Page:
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the rights of transgender people and the bathroom bill

Introduction

A person is called a transgender if his sex is not defined as man or woman or if they intentionally change their gender. A transgender person is physically defined as a person of one gender, but he feels about himself as a person of the other. The term originated when the first operation took place in Germany by a sexologist named Magnus Hirschfield. When a person is born with a sexual deformity, he is classified by the people around him who define his orientation and how he will be treated in the future. When a person is born with a deformity or intentionally changes his gender, society does not accept him, and he faces a lot of hate for his abnormality. This culture triggers gender hate, and people objectify each other based on their gender belonging. When a person has a feeling of belonging to the other gender, they sometimes change their natural gender through a physical realignment procedure and enter the community of their choice. Being a part of a different community, they face a number of laws that are based on their gender change. These laws define their access to use of public facilities that are defined by law to be used by one gender or the other, collectively they are called “bathroom bill”. The name is given from the first issue originated when people started changing their gender intentionally, the issue was about women bathroom usage of men who got converted to women by operation and started using women public washrooms. This bill was presented in March 2014 by the Maryland State Senate. This paper is focused on the rights of transgender people and the bathroom bill. While some people believe that transgender should have their rights and freedom to choose their orientation, some believe that they should not receive rights and their change is unethical.

Discussion

The term “transgender” was introduced in the English literature in 1949 by David Oliver Cauldwell (Hixson-Vulpe, Jack., 2016 ). Since its origin, the concept has been popularized by various people who have used the term in their research and started using the term. By 1990, the term was popular in literature, but it became an actual concept after the first surgery was performed in 1952 on Christine Jorgensen, who started the initiative of transgender rights. Transgender people have faced discrimination since the term became an actual concept. The courts did not declare transgender rights for decades, and transgender people were facing hate from society.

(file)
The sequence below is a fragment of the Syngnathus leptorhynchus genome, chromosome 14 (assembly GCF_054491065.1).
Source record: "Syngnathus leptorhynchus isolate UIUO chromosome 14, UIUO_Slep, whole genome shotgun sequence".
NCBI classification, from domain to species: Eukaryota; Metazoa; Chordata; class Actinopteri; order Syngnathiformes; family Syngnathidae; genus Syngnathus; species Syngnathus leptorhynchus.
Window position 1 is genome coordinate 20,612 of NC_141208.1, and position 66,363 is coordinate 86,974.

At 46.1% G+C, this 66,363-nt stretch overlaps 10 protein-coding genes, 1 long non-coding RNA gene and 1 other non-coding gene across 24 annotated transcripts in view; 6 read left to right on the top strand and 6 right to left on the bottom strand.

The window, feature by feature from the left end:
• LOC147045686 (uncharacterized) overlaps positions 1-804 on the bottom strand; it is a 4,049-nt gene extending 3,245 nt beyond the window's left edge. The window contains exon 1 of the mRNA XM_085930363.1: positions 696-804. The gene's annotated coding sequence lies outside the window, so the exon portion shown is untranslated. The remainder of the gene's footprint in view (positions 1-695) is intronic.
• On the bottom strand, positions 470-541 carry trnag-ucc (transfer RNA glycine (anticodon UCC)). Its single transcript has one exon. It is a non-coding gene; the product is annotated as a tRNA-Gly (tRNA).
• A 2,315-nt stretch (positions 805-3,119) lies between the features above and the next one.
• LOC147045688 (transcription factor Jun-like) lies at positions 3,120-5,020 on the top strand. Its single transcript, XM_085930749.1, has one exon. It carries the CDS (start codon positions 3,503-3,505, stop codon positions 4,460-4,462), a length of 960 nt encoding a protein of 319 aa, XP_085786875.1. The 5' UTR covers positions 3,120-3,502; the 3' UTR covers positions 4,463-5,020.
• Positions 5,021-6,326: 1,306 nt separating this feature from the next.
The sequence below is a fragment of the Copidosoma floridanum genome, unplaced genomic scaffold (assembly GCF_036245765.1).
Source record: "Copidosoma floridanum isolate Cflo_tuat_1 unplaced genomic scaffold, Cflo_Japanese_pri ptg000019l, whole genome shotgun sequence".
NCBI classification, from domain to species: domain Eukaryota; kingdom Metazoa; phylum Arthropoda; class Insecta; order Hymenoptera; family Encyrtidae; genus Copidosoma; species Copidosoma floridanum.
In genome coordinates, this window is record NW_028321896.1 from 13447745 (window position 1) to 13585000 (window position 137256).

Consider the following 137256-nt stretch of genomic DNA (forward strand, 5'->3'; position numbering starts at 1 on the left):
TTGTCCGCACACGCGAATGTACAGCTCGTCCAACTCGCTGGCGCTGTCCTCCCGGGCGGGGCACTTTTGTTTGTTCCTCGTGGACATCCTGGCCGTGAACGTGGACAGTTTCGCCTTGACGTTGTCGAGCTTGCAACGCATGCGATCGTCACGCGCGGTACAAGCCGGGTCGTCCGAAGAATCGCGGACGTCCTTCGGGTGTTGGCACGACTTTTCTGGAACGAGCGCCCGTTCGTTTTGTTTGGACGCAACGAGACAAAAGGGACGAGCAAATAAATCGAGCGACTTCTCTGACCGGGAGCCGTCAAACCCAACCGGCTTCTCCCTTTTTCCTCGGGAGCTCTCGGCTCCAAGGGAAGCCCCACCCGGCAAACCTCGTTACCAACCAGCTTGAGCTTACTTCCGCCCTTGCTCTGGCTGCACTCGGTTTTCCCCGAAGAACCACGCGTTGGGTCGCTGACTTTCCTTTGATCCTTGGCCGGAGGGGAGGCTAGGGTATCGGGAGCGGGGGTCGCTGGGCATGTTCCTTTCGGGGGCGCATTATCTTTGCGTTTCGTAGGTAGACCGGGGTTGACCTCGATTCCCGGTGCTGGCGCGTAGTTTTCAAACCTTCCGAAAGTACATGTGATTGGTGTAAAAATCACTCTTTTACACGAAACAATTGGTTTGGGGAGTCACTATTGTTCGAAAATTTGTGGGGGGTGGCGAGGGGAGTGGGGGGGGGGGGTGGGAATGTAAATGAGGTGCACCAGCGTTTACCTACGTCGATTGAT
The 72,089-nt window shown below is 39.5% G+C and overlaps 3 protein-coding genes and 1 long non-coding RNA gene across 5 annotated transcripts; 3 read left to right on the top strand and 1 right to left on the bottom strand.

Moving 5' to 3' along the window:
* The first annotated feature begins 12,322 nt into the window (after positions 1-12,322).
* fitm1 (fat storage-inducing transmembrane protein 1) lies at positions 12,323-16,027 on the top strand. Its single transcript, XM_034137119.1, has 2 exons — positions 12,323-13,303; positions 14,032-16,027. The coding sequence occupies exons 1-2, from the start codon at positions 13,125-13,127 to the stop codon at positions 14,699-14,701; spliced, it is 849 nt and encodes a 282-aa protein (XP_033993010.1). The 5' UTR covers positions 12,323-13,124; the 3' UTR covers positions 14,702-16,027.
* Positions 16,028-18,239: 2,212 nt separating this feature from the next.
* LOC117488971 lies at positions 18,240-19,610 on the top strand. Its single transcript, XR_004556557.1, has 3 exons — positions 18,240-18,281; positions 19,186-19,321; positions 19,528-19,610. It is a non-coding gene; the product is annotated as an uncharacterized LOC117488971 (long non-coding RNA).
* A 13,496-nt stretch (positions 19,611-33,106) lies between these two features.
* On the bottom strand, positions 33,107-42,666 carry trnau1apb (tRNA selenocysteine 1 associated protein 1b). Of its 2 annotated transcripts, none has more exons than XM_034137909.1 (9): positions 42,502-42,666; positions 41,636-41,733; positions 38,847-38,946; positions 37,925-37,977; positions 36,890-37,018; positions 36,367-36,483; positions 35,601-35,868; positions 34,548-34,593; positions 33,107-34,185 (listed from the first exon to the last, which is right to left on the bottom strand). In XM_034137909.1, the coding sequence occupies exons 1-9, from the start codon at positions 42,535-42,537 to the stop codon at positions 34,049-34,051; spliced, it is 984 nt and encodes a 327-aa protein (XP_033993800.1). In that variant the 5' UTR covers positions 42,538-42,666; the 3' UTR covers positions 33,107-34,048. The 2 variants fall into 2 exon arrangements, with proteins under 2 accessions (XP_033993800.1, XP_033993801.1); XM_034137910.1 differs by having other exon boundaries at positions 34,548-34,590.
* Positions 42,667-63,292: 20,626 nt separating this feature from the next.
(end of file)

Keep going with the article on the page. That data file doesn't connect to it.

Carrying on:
The first conflict that is highlighted in every discussion about transgender rights is their identity. Some people believe that transgender people are just like other humans, but their attraction to the opposite sex and the definition of personal sex orientation encouraged them to change their gender; they claim that changing their gender is their personal decision and they should not be objectified or criticized for their decision. This argument is backed up by many researchers, and according to them, every person should have the right to decide what way of life he chooses, and he must not be objectified in his decision (Konvitz, Milton, 2017). There are people who are against this concept, and they reject the idea of accepting transgender people’s identities. The arguments provided against the identity of transgender people point to the fact that they are changing the natural order, that this action is directed against how God wanted them to be, and that this change is unnatural (Gegenfurtner et al., 2017). Many European countries have now given identity to transgender people, and other countries of the world follow the process.

The second biggest conflict is about transgender marriage rights. As people change their gender, they also change their choices about life partners and who they might want to spend their lives with. Based on this concept, they claim to have the right to marry, their marriages should be legalized, and they should be considered a respectable part of society (Gates, Gary, 2015). However, the people who are against marriage equality first base their argument on the concept of being unethical and then provide an argument of nature. According to them, marriage is a natural process of bringing children into the world, and the very aim of marriage is to continue the human race. This argument is a part of the famous “Baskin v Bogan” case and it is used to negate marriage rights of transgender (BASKIN v. BOGAN, N.P). As transgender people cannot produce children, they should not be given the right to marry, as it will fail the very purpose of marriage.